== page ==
My Great Aunt Nelda’s play dough recipe has been sitting in our family recipe book waiting for the perfect opportunity for me to make it. Now that my son is a toddler, I am always searching for activities to expose him to new things. Sensory play is at the top of my list because there are so many benefits from encouraging children to use their five senses to explore the world around them. Modeling compound is incredible with its ability to be shaped, rolled, and pulled into a cat, bird, plane or anything you would like. I can handle the sight and sound of store bought play dough but touch, smell, and taste, no way. If I have peaked your curiosity, let me give you two good reasons why I make my own play dough.

    I know what the ingredients are in this play dough. When companies are not transparent about what their ingredients are, I have no other reaction but to be suspicious as to what they are trying to hide. The main modeling compound company (no names mentioned but you can figure it out) will not give a full list of their ingredients due to proprietary reasons. No secrets here with me. With this recipe you will know exactly what your child is playing with.
    The ingredients in this recipe are not harmful *. If you have a toddler you know that they like to put many things in their mouths and often eat them (gasp).     Although I do not recommend eating this play dough as a snack, because of its high salt content, it is completely made up of food ingredients. Do not be fooled by “non-toxic” labels on store bought dough and many other kid’s products for that matter. Non-toxic is
    the same as toxin free. For example, synthetic humectants, such as propylene glycol and polyethylene glycols (PEGs) are petroleum based compounds because they are by-products of petroleum refining,
    are categorized as non-toxic. Chemical food dyes, FD&C (food, drug and cosmetic), that create artificial colors have been FDA approved, but many have been banned in European countries such as Norway. I stay away from buying products that have food additives, so I do not recommend adding them to color your playdough. Using plant based colors are healthy alternative. They are fun to work with and it is exciting to see the soft, beautiful colors you can create.

Let me quickly reassure you that this is not a complicated project. In a matter of minutes, you can give your kiddos hours of sensory fun. I think you will be surprised at how smooth the texture is and how easy it is to work with. I also had a eight month shelf life from my last batch, oh yeah!

  • Unless you are allergic to wheat. In that case, scroll down for recipe alternatives.


You will need these ingredients:

  • 2 cups unbleached white flour
  • ¾ cup pink Himalayan salt (or table salt)
  • 4 teaspoons cream of tarter
  • 2 cups lukewarm water
  • 2 tablespoons coconut oil (or other oil)


  • Green: 30 drops chlorophyll for 1 c dough
  • Yellow: 1 teaspoon turmeric powder
  • Brighter Pink: 1-2 tablespoons beet juice
  • Purple: Butterfly pea tea (highlight other recipe)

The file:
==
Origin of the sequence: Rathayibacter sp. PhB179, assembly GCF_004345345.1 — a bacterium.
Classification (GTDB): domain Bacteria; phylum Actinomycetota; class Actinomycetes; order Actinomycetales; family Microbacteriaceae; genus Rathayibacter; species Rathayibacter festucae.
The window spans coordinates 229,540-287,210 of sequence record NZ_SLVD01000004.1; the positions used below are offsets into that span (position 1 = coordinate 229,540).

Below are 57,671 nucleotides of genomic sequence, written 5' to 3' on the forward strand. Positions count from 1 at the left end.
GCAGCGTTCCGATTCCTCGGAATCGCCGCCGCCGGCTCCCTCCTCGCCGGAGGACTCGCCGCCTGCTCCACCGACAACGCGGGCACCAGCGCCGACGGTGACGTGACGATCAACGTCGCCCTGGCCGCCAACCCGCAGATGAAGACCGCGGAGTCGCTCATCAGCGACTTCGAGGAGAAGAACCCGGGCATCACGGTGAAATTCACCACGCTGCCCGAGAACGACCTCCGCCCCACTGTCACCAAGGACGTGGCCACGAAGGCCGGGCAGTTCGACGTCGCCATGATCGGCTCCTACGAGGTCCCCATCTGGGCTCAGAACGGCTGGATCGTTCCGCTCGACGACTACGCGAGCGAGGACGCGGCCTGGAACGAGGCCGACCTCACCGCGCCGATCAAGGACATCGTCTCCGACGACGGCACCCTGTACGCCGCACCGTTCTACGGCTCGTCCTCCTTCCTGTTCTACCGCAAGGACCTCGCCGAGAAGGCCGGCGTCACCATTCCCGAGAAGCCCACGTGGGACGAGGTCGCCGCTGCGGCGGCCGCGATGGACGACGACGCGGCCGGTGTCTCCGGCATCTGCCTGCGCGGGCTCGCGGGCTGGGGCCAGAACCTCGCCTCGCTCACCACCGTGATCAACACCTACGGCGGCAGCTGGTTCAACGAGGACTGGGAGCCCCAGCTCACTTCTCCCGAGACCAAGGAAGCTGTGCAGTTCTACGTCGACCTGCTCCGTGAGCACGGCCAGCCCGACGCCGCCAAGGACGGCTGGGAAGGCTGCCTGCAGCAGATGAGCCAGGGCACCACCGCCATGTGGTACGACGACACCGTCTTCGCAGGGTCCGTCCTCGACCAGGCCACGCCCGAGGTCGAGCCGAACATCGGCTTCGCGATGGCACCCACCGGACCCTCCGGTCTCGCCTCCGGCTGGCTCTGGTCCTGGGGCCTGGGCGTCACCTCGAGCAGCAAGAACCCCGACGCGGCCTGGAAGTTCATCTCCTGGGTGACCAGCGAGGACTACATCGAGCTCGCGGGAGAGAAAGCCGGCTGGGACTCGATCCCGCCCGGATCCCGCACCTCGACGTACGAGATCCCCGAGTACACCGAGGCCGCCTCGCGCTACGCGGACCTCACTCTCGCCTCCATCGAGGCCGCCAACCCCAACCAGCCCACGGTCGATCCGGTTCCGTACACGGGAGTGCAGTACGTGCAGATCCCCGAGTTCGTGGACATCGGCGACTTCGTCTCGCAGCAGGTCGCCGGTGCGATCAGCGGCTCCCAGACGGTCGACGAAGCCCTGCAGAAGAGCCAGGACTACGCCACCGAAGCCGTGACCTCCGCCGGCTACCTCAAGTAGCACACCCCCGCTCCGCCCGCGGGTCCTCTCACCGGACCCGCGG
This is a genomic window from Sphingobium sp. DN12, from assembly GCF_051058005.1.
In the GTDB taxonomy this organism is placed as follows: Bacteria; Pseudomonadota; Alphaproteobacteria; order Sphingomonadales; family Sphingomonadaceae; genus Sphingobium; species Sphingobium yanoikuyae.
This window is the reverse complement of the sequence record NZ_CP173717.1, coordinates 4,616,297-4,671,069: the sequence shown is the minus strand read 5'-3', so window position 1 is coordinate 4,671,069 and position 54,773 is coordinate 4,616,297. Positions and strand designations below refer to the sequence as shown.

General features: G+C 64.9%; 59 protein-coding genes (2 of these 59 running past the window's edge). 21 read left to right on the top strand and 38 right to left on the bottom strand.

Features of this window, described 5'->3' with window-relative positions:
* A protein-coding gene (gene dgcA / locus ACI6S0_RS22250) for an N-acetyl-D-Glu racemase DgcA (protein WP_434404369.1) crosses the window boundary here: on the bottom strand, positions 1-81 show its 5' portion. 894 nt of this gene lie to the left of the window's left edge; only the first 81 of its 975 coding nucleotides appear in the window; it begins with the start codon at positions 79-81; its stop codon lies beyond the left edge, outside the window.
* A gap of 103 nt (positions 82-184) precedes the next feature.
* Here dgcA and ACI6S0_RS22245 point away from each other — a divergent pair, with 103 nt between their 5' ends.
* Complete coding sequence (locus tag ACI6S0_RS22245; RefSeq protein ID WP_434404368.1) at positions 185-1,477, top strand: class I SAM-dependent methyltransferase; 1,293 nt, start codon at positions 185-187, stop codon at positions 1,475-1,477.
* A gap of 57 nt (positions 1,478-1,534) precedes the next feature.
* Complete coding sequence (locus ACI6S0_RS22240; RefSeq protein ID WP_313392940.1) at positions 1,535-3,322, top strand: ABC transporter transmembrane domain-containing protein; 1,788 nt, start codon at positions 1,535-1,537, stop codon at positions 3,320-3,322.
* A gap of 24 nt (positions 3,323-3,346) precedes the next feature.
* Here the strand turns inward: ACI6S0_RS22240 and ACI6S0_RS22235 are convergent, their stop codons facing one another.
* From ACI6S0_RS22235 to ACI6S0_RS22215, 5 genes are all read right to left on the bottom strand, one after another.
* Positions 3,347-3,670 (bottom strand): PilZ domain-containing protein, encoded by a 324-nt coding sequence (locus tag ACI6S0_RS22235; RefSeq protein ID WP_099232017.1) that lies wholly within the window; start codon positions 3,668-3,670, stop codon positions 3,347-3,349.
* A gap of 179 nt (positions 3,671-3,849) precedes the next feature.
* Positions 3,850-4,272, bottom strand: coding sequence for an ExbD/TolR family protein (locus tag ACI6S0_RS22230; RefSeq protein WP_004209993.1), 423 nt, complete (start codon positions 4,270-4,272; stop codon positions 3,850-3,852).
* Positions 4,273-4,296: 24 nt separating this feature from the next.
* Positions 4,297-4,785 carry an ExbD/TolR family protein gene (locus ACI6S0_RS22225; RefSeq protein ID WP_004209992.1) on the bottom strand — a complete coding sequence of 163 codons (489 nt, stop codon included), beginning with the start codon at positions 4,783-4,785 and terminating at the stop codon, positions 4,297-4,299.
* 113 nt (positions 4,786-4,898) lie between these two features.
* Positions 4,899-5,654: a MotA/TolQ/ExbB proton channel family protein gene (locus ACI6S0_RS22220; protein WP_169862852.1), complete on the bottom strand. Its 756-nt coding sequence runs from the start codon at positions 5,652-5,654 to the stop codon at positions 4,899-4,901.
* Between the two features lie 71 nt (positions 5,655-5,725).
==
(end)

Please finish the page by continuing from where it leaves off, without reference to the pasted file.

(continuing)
• Makes almost 3 cups of dough.


  1. In a pot add the flour, salt, and cream of tartar. Whisk well.
  2. Stir in the oil.
  3. Add water ½ a cup at a time.
  4. Add coloring
  5. Cook on medium-low heat for 3-4 minutes until the dough starts to pull away from the sides of the pot.
  6. Place dough in a ball on top of a piece of parchment paper and let it cool about 30 minutes.
  7. Once cool, knead the dough until it is smooth.

Step by step:

Gather all of your ingredients. Make sure the coconut oil is in a liquid form.

To begin, find a medium sized pot and a good spatula.  Add to your pot the flour, salt and cream of tartar. You will want to whisk the dry ingredients together to make sure to break up any pieces so that your dough will be smooth as can be. Do this with a whisk or a fork. You could also sift your dry ingredients to get them super fine.

Next you want to slowly stir in the oil until you see small, pea-sized balls of dough form. You can also use your hands to rub the oil into the dry ingredients.

Add the water ½ a cup at a time. Make sure the water is completely combined into the flour before adding more.   If you want to add coloring, this is the best time to do it. By adding your colors now, you can add more then you could after the dough is already made. This gives you the chance to make colors brighter. If you are making green for example, add chlorophyll drops to the water and then continue with the recipe.

This is the time to start cooking your dough. Over a medium- low heat stir with a spatula for about 3 minutes until the dough starts to pull away from the sides of the pot. As you stir you can use the spatula to scrape the dough down, off of the sides of the pot.

Once the dough has become firmer and less wet like this

Pull the pot off of the heat and form into a ball on top of a piece of parchment paper.

Let it cool for about 30 minutes. When it is not too hot to handle, knead it to make it smooth. The parchment paper helps the dough not to stick to any surface while you are kneading it.

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